The day after the Safeway Shooting I posted simply that it was too early to draw conclusions, and that “I honestly wish people could just focus on the victims for a couple of days before playing political games.”
Sadly, that’s now what happened.
In the days following, a media firestorm erupted because a cadre of left-leaning activists, journalists and politicians began building a case to try and link the shooter to Sarah Palin before they even knew who the shooter was. To me the most urprising aspect of the campaign was how incompetent it was.
Since 2008, the American left has been engaged in a coldly calculated PR campaign to take out Beck, Limbaugh, Palin, and the rest of the leaders of the populist right if any of their millions of fans were to take the monstrous step of hurting someone. We all remember Pelosi tearing up at the mere possibility of violence. Never mind that the Tea Parties were universally peaceful and that that the few incidents of violence at town halls were predominantly union thugs attacking conservatives; the groundwork had been laid in the mainstream media for the condemnation to immediately stick at the highest level if a conservative-leaning individual committed an act of violence.
This potentially powerful political landmine has turned into a dud, however, because of the uncoordinated, premature, and self-serving reaction to last week’s shooting. Because the political attack was launched before any of the facts were known there was a great political risk that the facts wouldn’t support the charges. And, so far, they don’t.
I think it’s worth pointing that one reason for this is that many of those who blame Sarah Palin (or Glenn Beck or Rush Limbaugh or whomever) are sincere in their misguided belief that conservative rhetoric today is uniquely incendiary and dangerous. The reaction may have been foolish, but I believe that on the part of many ill-informed liberals it was sincere.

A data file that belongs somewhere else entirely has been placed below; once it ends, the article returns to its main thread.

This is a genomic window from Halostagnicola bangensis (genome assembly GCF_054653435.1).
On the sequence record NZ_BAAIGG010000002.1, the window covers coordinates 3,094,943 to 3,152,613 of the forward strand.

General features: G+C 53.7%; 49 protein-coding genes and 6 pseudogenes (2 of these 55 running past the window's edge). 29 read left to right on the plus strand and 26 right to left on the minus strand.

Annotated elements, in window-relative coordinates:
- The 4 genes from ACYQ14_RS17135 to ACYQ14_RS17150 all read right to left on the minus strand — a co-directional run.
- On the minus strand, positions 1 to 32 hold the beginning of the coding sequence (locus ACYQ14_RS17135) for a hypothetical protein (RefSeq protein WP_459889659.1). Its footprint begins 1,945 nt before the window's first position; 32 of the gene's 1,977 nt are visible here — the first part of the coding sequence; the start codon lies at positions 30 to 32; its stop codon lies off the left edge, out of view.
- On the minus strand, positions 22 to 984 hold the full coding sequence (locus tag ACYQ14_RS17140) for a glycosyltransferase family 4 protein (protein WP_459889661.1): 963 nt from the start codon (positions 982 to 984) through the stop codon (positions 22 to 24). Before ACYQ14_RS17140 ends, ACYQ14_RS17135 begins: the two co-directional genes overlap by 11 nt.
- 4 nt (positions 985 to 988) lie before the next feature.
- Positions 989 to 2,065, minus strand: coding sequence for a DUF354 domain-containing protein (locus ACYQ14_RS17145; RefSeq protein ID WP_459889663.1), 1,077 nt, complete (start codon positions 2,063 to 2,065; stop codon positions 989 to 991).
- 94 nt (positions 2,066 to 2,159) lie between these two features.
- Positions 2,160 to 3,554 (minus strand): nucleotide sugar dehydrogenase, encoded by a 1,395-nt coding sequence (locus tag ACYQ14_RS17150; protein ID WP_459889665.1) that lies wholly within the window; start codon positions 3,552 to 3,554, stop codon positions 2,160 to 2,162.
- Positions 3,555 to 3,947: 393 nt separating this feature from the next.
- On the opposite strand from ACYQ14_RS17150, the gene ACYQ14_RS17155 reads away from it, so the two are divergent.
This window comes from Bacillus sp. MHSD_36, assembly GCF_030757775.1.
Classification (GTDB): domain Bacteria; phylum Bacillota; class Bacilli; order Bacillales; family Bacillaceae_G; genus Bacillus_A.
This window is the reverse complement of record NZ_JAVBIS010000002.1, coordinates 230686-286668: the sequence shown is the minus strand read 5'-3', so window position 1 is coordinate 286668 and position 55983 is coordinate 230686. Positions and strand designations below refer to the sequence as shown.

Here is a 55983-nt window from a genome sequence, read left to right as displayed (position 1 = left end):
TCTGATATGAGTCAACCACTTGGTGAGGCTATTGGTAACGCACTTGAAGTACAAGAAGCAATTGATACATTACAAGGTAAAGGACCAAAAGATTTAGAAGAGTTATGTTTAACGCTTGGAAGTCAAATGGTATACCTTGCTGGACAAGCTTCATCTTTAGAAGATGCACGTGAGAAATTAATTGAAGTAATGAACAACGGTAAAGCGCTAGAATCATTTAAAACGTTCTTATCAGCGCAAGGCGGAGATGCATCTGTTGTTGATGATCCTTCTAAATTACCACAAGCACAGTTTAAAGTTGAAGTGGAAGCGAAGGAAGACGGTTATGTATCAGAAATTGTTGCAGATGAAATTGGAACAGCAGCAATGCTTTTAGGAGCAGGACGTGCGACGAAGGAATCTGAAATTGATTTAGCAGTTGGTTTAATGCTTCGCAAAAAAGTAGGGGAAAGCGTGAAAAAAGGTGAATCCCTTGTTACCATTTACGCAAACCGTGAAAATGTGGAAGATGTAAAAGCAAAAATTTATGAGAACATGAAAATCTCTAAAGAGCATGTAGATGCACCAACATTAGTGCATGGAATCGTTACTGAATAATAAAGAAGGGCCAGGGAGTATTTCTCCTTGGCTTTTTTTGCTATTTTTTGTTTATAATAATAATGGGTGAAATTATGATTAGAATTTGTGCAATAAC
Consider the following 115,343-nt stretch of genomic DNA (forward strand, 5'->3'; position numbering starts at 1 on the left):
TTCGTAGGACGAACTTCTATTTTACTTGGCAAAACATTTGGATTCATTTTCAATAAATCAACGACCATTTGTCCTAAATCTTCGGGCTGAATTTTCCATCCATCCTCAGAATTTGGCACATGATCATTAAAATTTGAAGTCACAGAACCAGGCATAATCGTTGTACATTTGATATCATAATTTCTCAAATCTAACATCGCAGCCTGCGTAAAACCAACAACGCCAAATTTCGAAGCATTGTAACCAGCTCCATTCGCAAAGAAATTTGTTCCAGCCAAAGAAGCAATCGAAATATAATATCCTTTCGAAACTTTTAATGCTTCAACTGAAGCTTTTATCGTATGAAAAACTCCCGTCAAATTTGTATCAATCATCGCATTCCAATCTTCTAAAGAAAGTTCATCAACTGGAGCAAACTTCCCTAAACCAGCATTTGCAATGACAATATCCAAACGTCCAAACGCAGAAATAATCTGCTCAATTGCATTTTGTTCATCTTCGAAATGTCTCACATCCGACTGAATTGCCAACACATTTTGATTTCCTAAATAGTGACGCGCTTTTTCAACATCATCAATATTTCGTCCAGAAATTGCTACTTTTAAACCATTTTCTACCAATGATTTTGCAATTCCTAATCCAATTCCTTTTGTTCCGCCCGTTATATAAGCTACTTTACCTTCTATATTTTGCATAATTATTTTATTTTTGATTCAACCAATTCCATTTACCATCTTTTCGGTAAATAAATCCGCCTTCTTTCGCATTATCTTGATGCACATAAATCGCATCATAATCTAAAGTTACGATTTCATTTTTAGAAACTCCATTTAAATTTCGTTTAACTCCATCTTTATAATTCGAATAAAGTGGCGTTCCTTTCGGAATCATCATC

The sincere voices, however, were quickly drowned out by far louder and less innocent attacks. Two examples spring to mind: Paul Krugman and Clarence Dupnik. The response to these leading voices is instructive. Paul Krugman charged head-first into an assault on the American right with his characteristic obliviousness to logic and fact in a January 9th op-ed for the NYT. Conservative-leaning economist Greg Mankiw responded with uncharacteristic directness on his own blog contrasting Krugman’s criticism of violent conservative rhetoric with Obama’s now infamous “if they bring a knife to the fight, we bring a gun”. Shortly after Mankiw’s response, however, an even harsher rebuke was issued by The Economist:
Welcome to crazytown, my friends, where it does not seem crazy to disgorge toxic, entirely evidence-free rhetoric about the mortal threat of toxic rhetoric. Does the man honestly think he’s helping?
These are harsh words indeed. (Emphasis in the original, by the way.) The case of Democratic Pima County Sheriff Clarence Dupnik is similar. As a personal friend of victims of the shooting, it’s completely understandable that his reaction would be intense and personal in the initial hours, but in the days since he has continued a campaign of using the tragedy as a soap-box from which to attack Rush Limbaugh, and The Arizona Republic has had enough of it.
Dupnik took up his cause again on Monday. And, in response, we have to say at last . . . enough. Enough attacks, sheriff. Enough vitriol. It is well past time for the sheriff of Pima County to get a grip on his emotions and remember his duty.
With each passing hour, we learn more about the 22-year-old suspect. And everything we learn adds to the profile of a deeply troubled young man detached from reality. There is nothing to date that suggests any partisan motivation for his crimes, whether right-wing or left.
Dupnik needs to recall that he is elected to be a lawman. With each additional comment, the Democratic sheriff of Pima County is revealing his agenda as partisan, and, as such, every bit as recklessly antagonistic as the talk-show hosts and politicians he chooses to decry.